Merck, Germany

111661

Use according to manufacturer’s instructions

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References

  1. BTS, The British Thoracic Society Bronchoscopy Guideline Committee - A sub-Committee of the Standards of Care Committee of the British Thoracic Society. Thorax. 56, (Suppl I), 1-21 (2001).
  2. Technical recommendations and guidelines for bronchoalveolar lavage (BAL) report of the European Society for Pneumology Task Group. Eur. Respir. 561-585 (1989).
  3. Gordon, S. B., Irving, G. R., Lawson, R. A., Lee, M. E., Read, R. C. Intracellular trafficking and killing of Streptococcus pneumoniae by human alveolar macrophages are influenced by opsonins. Infect. Immun. 68, 2286-2293 (2000).
  4. Gordon, S. B., et al. Pulmonary immunoglobulin responses to Streptococcus pneumoniae are altered but not reduced in human immunodeficiency virus-infected Malawian adults. J. Infect. Dis. 188, 666-670 (2003).
  5. Fullerton, D. G., et al. Domestic smoke exposure is associated with alveolar macrophage particulate load. Trop. Med. Int. Health. 14, 349-354 (2009).
  6. Jambo, K. C., et al. Bronchoalveolar CD4+ T cell responses to respiratory antigens are impaired in HIV-infected adults. Thorax. 66, 375-382 (2011).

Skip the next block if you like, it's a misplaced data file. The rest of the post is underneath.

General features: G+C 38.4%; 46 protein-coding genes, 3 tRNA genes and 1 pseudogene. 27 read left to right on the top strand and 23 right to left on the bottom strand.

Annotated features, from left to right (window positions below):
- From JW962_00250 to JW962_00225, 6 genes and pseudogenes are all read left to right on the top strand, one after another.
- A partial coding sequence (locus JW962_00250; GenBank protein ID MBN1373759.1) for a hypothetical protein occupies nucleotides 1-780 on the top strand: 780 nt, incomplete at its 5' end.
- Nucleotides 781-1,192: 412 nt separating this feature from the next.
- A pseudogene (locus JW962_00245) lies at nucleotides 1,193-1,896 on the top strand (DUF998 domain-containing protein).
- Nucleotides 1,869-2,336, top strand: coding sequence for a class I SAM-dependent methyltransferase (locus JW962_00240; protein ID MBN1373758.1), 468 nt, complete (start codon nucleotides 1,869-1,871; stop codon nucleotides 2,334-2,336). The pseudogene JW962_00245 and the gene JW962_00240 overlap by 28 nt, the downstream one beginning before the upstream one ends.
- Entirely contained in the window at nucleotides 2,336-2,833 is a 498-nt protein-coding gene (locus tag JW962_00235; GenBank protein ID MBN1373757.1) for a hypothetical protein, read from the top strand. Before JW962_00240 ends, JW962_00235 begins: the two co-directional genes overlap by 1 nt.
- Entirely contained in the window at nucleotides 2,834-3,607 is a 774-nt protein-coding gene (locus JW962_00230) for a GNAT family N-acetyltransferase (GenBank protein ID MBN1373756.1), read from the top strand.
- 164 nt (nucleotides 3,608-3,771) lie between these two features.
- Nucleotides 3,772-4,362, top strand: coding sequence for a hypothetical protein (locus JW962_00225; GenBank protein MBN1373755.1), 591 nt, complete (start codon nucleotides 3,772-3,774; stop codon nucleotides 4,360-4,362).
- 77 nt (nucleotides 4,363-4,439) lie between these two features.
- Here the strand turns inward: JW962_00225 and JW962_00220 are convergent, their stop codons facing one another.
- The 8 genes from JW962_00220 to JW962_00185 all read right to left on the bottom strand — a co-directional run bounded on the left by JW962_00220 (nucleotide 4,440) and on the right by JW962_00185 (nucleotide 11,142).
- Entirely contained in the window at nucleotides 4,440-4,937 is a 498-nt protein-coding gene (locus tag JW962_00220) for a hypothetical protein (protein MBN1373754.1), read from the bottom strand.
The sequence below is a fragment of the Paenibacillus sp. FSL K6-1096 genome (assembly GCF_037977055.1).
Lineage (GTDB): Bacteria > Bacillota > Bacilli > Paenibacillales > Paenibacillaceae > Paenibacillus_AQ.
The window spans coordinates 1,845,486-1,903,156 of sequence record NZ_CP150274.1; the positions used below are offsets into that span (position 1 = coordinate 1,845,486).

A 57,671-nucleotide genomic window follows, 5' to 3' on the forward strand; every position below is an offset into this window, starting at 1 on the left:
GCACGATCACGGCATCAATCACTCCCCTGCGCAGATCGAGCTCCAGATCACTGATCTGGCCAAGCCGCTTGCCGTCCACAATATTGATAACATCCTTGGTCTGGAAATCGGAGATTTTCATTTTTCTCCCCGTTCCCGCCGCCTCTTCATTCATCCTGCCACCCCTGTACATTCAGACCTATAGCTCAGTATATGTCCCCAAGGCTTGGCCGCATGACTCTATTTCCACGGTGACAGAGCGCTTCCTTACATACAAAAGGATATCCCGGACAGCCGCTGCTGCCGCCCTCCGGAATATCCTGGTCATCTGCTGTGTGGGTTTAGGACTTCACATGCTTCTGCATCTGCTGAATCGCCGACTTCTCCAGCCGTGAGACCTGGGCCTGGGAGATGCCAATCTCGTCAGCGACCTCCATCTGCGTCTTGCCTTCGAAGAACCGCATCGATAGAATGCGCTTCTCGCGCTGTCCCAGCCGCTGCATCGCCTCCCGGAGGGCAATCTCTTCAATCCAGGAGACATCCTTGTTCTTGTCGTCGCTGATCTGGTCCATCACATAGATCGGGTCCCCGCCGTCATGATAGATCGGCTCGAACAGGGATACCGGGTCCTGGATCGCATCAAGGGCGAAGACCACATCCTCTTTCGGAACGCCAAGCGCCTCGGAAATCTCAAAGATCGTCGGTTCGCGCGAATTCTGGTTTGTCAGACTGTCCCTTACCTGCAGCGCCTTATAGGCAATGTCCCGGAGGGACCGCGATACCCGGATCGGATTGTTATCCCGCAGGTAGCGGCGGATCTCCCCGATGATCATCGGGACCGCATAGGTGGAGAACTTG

7. Eagan, R., et al. Lung fluid immunoglobulin from HIV-infected subjects has impaired opsonic function against pneumococci. Clin. Infect. Dis. 44, 1632-1638 (2007).
  8. Rose, A. S., Knox, K. S. Bronchoalveolar lavage as a research tool. Sem. Respir. Crit. Care Med. 28, 561-573 (2007).
  9. Wright, A. K. A., et al. Human Nasal Challenge with Streptococcus pneumoniae is Immunising in the Absence of Carriage. PLoS Pathog. (2012).
  10. Bolliger, C. T., et al. ERS/ATS statement on interventional pulmonology European Respiratory Society/American Thoracic Society. Eur. Respir. J. 19, 356-373 (2002).
  11. Ettensohn, D. B., Jankowski, M. J., Duncan, P. G., Lalor, P. A. Bronchoalveolar lavage in the normal volunteer subject. I. Technical aspects and intersubject variability. Chest. 94, 275-280 (1988).
  12. Ettensohn, D. B., Jankowski, M. J., Redondo, A. A., Duncan, P. G. Bronchoalveolar lavage in the normal volunteer subject. 2. Safety and results of repeated BAL, and use in the assessment of intrasubject variability. Chest. 94, 281-285 (1988).
  13. De Brauwer, E. I., Jacobs, J. A., Nieman, F., Bruggeman, C. A., Drent, M. Bronchoalveolar lavage fluid differential cell count. How many cells should be counted. Anal. Quant. Cytol. Histol. 24, 337-341 (2002).
  14. Mtunthama, N., et al. Malawians permit research bronchoscopy due to perceived need for healthcare. J. Med. Ethics. 34, 303-307 (2008).
  15. Pereira, W., Kovnat, D. M., Snider, G. L. A prospective cooperative study of complications following flexible fiberoptic bronchoscopy. Chest. 73, 813-816 (1978).
  16. Huang, Y. C., Bassett, M. A., Levin, D., Montilla, T., Ghio, A. J. Acute phase reaction in healthy volunteers after bronchoscopy with lavage. Chest. 129, 1565-1569 (2006).
  17. Gritzfeld, J. F., et al. Experimental Human Pneumococcal Carriage. J. Vis. Exp. (72), (2013).